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Navigating cultural competence in district nursing

02 July 2023
Volume 28 · Issue 7


Cultural diversity is an evolving feature of modern-day society. It is recognised that many factors contribute to culturally competent care and evidence suggests there are still inequalities in care provision to some populations. District nurses (DN) deliver care to individuals', families and communities across varying demographics, and aim to provide high quality evidencebased, person-centred care. The scope of the DN and the community nursing team's practice is far reaching and extends across generations and an array of chronic complex health conditions. Therefore, it is imperative that DNs are aware of aspects surrounding cultural diversity, to ensure they can holistically assess and manage patients on their caseloads and support teams to practice culturally competent care.

This article aims to provide an outline of key areas for exploration in cultural competence. It will highlight communication, pain, end of life, nutrition and health disparities to consider barriers and challenges for district nursing practice.

Culture, beliefs, and religion are extremely important in the lives of individuals, their families, and communities. These values can contribute to decisions made in healthcare and influence their subjective beliefs about chronic conditions or associated therapeutic interventions (Shahin et al, 2019). District nurses (DNs) are recognised by an additional qualification in specialist practice and are responsible for the quality of clinical care delivered both individually and as part of the team they lead (The Queens Nursing Institute (QNI), 2014; Bain, 2015). Therefore, DNs require an extensive awareness of culture and beliefs, to establish a sound understanding of how they affect patient experiences within the healthcare system and safeguard high quality care (Galanti, 2014; Bain, 2015). Nevertheless, there is no clear definition of cultural competence, which is recognised as one of the principal foundations of clinical nursing (Sharifi et al, 2019). This article aims to explore cultural competence for the DN in the context of care provision for adult patients and their families.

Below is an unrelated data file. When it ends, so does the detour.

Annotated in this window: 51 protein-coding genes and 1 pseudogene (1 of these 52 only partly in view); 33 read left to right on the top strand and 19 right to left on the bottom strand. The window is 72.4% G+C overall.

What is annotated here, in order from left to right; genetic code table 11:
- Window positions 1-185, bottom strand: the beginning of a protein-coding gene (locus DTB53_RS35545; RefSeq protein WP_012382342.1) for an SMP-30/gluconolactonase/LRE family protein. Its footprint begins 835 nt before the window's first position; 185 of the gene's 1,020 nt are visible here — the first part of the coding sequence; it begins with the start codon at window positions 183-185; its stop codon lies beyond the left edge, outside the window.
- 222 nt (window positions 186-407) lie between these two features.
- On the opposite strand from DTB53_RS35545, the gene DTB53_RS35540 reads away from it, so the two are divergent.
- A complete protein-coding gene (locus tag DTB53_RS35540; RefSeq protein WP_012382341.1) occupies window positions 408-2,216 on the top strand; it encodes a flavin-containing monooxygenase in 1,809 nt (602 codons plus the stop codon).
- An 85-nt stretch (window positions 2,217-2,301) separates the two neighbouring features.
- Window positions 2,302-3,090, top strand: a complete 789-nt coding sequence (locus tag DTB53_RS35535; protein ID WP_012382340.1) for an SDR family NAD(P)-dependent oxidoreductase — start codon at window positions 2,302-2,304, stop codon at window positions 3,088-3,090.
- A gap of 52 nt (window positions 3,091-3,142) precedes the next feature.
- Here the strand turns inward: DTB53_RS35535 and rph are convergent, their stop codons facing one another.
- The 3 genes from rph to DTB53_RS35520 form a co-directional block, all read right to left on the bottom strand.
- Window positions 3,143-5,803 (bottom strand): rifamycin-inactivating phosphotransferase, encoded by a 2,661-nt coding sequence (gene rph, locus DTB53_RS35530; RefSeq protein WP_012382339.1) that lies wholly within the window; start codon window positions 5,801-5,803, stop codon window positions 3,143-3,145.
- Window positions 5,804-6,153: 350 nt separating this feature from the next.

The UK is evolving in its cultural diversity, and although the terms ‘culture’ and ‘religion’ are closely linked, what they stand for individually, differs. Culture is the body of knowledge in relation to a person's values, norms and beliefs that is learnt through life, although individuals may have the same culture, yet practice different religions (Clark and Phillips, 2010). Religion is the relationship between an individual and the spiritual ideas they regard as holy and worthy, with the religious prayers and meditations directed to the Gods and spirits they believe in (Angelo, 2018). Even among religions, there is diversity between practices (Ives and Kidwell, 2019). Strong beliefs have been connected with an eclectic array of physical and mental health outcomes; however it is suggested that while professionals are positive in their attitude to integrate religious principles into their practice, few incorporate this into their routine assessments (Koenig et al, 2012; Oxhandler and Parrish, 2018). Cultural competence is difficult to define due to the lack of consensus over the meaning of the terms ‘culture’ and ‘competence’. Yet, it is broadly accepted that it refers to the process of safe delivery of care, which holistically meets the patient needs, considering cultural aspects (Oikarainen et al, 2019; Sharifi et al, 2019; Rassouli et al, 2020).